This small-format view of a Paris street scene looks like a photographic snapshot, of the sort that is taken a million times over on mobile phones today to be posted on the Internet. A snapshot whose charm derives from the seeming randomness of the coming-together of various agents. A market woman with a handcart in the foreground, a coach and team behind; to the left, on the wide pavement in front of a business or bistro, an undefined mass of passersby. Two small, old ladies are plainly in the act of crossing the boulevard. A building façade with a carriage placed in front of it marks out a stable background horizontally, parallel with the picture’s plane. Even when seen close to, one can barely disentangle this mass of people, carriages, and animals. Bonnard dissolves the events into soft patches of intermingling color. In particular, the red, green, and yellow accents located further back and to the left lend the scene an ornamental, mysteriously glimmering atmosphere. The mood of the passersby streaming along the boulevard is uncertain: a nervous throng, or just relaxed strollers?
The street scene provides Bonnard with an external pretext for exploring the merging and blurring of motifs in order to liberate color from its traditional role in the representation of objects. The emphasis is not on a realistic depiction; on the contrary, it is on the dissolution of persons and objects and their constant changeability through colors, which have a life of their own. While various green and brown tones predominate — and these relate to the realism style of the mid-nineteenth century — the striking soft focus of the passersby and animals, carriages and buildings results in an unresolved state of change. They appear to move in the tumbling, dancing manner of a flock of butterflies. The figures have abandoned their clear outlines to melt into patches of color; this allows them a curious liberty to live a life of their own. This melting — of solid forms and of the conventions of academic representation alike — is a key concept in understanding Bonnard’s art. This small-format painting offers a prime example of it. Additionally, his paintings are characterized by a mysterious fleeting quality; however, they appear so only at first glance. More precise examination makes it plain that this is in fact where their characteristic daydream-like autonomous life of persons of landscapes has its roots. The proportions shift; as they do so, they open up unexpected windows on a paradoxical simultaneity of absent representational precision and a remarkably present inner intensity of soul.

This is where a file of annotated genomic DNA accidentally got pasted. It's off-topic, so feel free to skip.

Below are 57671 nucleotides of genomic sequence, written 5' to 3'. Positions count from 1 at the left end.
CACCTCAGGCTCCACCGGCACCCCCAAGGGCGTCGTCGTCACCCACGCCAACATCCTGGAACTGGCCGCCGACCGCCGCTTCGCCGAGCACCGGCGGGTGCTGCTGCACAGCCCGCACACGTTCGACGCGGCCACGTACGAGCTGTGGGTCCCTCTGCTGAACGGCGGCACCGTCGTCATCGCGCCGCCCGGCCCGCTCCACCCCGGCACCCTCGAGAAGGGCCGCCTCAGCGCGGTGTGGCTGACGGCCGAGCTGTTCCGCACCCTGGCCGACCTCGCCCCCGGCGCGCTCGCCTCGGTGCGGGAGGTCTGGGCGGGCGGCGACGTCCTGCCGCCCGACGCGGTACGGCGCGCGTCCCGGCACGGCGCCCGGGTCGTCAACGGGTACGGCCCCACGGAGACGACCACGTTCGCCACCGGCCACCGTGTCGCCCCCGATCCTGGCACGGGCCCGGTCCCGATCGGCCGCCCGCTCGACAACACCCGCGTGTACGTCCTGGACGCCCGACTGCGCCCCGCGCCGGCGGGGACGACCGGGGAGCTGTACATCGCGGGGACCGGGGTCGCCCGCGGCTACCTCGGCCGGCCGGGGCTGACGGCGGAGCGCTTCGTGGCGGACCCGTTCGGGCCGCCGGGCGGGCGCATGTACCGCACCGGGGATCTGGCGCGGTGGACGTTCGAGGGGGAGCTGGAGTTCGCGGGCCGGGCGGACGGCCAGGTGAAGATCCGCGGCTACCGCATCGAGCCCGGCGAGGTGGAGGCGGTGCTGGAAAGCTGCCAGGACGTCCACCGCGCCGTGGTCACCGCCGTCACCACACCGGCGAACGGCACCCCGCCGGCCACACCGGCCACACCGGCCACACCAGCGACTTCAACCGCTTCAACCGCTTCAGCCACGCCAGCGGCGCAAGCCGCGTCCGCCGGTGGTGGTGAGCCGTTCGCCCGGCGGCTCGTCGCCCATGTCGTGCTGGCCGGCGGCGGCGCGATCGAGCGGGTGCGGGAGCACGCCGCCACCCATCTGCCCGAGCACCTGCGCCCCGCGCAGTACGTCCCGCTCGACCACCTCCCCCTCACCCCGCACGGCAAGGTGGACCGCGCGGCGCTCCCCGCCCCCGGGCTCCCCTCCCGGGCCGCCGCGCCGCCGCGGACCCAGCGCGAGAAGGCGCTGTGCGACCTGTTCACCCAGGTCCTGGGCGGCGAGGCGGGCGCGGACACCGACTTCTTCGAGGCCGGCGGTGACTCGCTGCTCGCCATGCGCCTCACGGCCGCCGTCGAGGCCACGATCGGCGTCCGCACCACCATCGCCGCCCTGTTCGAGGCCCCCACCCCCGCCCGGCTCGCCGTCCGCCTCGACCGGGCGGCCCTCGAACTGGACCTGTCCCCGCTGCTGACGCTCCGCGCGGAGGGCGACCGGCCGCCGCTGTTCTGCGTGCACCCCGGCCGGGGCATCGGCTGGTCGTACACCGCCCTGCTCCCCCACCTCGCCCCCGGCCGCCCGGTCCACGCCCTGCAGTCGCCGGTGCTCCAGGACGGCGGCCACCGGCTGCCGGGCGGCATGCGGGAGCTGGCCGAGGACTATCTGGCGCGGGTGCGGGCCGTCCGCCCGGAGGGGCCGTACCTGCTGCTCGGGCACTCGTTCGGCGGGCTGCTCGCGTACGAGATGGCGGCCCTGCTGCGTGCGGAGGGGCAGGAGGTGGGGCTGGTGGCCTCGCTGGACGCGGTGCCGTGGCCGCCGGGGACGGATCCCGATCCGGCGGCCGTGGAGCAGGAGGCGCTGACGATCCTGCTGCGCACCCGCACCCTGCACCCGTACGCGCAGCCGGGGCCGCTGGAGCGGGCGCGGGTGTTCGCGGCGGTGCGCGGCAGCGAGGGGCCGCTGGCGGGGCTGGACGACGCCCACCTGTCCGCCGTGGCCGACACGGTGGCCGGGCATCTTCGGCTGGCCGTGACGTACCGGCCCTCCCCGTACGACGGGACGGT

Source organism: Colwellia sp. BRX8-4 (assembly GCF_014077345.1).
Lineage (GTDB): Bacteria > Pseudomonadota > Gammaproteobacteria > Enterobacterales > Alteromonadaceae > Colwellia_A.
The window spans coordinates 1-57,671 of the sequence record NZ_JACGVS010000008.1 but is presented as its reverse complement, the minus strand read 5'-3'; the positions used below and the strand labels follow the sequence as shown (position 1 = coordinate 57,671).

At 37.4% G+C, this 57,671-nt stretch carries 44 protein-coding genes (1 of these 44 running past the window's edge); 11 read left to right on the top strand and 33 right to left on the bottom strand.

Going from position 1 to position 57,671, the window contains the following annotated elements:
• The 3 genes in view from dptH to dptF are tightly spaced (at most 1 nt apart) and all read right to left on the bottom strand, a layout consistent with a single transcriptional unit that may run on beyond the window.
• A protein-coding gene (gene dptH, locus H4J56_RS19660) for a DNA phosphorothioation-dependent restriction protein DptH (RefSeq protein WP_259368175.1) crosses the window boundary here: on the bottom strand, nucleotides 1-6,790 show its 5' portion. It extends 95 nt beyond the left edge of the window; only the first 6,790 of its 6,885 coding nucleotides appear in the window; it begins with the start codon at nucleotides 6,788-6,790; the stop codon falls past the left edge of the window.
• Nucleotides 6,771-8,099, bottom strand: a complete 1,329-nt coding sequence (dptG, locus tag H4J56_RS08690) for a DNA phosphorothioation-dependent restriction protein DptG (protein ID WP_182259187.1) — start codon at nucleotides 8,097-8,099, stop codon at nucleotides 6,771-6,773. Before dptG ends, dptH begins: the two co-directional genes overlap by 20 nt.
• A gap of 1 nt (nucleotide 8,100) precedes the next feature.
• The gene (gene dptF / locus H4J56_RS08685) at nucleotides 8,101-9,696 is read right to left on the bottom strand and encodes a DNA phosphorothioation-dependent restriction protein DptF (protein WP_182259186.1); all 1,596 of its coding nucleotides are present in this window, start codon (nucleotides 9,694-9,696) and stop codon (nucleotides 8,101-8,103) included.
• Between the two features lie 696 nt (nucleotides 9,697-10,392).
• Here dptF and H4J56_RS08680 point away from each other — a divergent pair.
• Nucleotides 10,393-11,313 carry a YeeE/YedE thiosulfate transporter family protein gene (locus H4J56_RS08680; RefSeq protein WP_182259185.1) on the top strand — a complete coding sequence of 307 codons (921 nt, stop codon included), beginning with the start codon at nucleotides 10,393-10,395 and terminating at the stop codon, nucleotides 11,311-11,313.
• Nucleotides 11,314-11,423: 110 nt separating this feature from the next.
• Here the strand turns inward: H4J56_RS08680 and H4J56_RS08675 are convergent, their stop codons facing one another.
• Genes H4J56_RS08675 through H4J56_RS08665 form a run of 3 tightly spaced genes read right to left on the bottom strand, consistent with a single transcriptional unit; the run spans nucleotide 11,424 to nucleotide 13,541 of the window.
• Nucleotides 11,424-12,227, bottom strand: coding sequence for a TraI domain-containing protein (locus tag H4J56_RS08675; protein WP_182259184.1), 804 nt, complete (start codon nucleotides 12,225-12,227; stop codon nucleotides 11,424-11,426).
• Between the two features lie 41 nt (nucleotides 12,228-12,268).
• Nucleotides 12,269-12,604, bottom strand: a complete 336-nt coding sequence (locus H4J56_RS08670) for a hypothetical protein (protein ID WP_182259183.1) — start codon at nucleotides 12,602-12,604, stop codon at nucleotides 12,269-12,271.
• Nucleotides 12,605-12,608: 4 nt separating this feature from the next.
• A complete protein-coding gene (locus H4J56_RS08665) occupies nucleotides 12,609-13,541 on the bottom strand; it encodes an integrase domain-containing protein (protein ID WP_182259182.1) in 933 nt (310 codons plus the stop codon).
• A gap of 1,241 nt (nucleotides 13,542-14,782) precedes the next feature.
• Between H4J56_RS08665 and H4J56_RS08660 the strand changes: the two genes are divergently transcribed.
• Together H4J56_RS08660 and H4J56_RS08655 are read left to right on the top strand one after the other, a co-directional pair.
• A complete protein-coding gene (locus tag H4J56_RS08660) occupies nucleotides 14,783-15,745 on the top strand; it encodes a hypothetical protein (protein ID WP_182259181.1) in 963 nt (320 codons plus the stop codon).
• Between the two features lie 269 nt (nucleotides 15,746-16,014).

Markus Stegmann in: «Herzkammer», Museum Langmatt 2020